Smokin' Strings: The Art of Cigar Box Guitars
By Ronnie Wisdom
After a Navy career and relocating to his hometown Bob Bowman thought he would finally learn to play electric guitar. In 2016, the Hazelwood Central High School grad bought a Les Paul and went online to learn some riffs from Muddy Waters and Eric Clapton. What he found was Justin Johnson wailing on a three-string post hole digger. That intro to the world of cigar box guitars would result in the current display, Cigar Box Guitars: 21st Century, at the National Blues Museum.
Bowman’s first love always was woodworking, “I always loved to make things, sea chests, cabinetry, humidors … wherever I can use hand cut joinery.” Seeing Johnson’s beautiful handcrafted cigar box guitars “was a revelation,” he said, “I had a reason to get back into my shop.” The decision was serendipitous.
As Bowman began working and trying to source parts locally, his sister-in-law introduced him via FaceBook to her old friend from Hazelwood Central High School, Mike Breedlove. He had a part time business, MGB Guitars (mgbguitars.com), selling cigar box guitar parts. Both were Hazelwood graduates and master woodworkers. A friendship blossomed with Bowman eventually visiting Breedlove’s workshop in Tampa, Florida to build cigar box guitars together.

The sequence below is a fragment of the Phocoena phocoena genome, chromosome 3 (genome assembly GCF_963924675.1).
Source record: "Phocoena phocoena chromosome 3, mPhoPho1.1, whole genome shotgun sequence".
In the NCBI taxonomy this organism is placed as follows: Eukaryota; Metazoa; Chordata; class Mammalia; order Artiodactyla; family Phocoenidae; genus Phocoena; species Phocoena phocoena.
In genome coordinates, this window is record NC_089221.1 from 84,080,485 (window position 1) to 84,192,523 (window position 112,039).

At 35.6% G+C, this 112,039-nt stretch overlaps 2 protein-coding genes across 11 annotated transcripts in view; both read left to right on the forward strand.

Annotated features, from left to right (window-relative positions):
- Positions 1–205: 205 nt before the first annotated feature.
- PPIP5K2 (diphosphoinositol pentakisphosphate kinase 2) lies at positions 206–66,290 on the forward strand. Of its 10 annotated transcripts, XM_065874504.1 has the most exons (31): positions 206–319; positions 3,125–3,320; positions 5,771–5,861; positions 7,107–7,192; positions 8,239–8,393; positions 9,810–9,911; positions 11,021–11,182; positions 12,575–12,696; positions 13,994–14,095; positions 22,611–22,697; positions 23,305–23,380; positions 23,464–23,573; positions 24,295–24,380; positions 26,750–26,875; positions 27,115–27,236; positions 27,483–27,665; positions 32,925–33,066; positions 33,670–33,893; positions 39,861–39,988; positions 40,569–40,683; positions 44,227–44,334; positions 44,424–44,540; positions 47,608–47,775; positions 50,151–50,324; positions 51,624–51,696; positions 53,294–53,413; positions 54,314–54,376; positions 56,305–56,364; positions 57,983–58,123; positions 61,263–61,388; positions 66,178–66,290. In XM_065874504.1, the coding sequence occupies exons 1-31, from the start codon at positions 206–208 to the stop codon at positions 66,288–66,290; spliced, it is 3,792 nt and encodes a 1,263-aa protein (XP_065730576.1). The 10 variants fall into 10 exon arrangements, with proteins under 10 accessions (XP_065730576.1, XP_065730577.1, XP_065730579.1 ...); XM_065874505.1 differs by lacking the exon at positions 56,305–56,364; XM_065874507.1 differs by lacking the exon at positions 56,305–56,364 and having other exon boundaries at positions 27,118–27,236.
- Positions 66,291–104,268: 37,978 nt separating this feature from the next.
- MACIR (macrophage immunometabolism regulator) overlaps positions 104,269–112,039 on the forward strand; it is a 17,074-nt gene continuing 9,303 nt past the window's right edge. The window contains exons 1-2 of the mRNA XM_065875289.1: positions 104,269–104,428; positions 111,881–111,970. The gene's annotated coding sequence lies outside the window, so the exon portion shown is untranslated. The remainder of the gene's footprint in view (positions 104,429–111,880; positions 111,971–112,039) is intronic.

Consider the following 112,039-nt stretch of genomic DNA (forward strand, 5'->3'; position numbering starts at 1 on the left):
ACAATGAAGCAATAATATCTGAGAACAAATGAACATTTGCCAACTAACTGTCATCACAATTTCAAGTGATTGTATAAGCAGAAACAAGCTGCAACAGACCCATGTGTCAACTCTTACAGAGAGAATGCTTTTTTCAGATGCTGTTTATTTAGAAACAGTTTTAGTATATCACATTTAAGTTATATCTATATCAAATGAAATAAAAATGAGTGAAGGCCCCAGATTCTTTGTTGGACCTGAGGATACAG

Breedlove, an engineer by day, first discovered cigar box guitars online a decade ago. It appealed to his woodworker instincts: “When I saw one, I decided to build one. Got the parts, did it and I was amazed that people kind of lost their minds about it. It was the coolest thing I had ever done. They all wanted one, so I made more, and I’ve been doing it ever since.” Breedlove also used his computer to network and build communities of builders.
While the definition of cigar box guitars today has become generic for handcrafted guitars made from many bodies, its roots go back to the cigar trade and poverty. People couldn’t afford to buy finely crafted instruments, so they made their own. Originally, cigars used to come in barrels and had to be put in smaller containers for sale. Those cigar boxes were made of good wood and readily available for guitar bodies.
The same is true today according to Bowman. “Listen to the tonal quality of Spanish cedar and the Honduran hardwood used in these boxes. Look on the back of these boxes. They are made in Honduras, Guatemala, Nicaragua, and some from Cuba. Anything that holds a decent cigar is made from wood. The tonal quality of the wood boxes is great. They make fantastic sounding guitars,” he said.
A year ago, Breedlove’s passion for the artform and having seen an art exhibit in the Tampa airport led him to ask Bowman - “What’s to stop a guy from getting and exhibit at Lambert Airport?” To which Bowman replied, “if you’re gonna ask that type of question, then what’s to stop a guy from getting into the National Blues Museum which is right here in St. Louis?” The game was on.
Bowman, a museum member, called Erin Mahoney the Deputy Director at the NMB and made an irresistible offer. “I told her I had a sponsor that would provide anything they needed and wouldn’t cost anything. We would provide the display units for every type of cigar box guitar from one to six strings including all the hybrids. And, that we would also provide instruments that can be played.” Mahoney was intrigued and enthusiastic. She told them a slot would be available in the fall.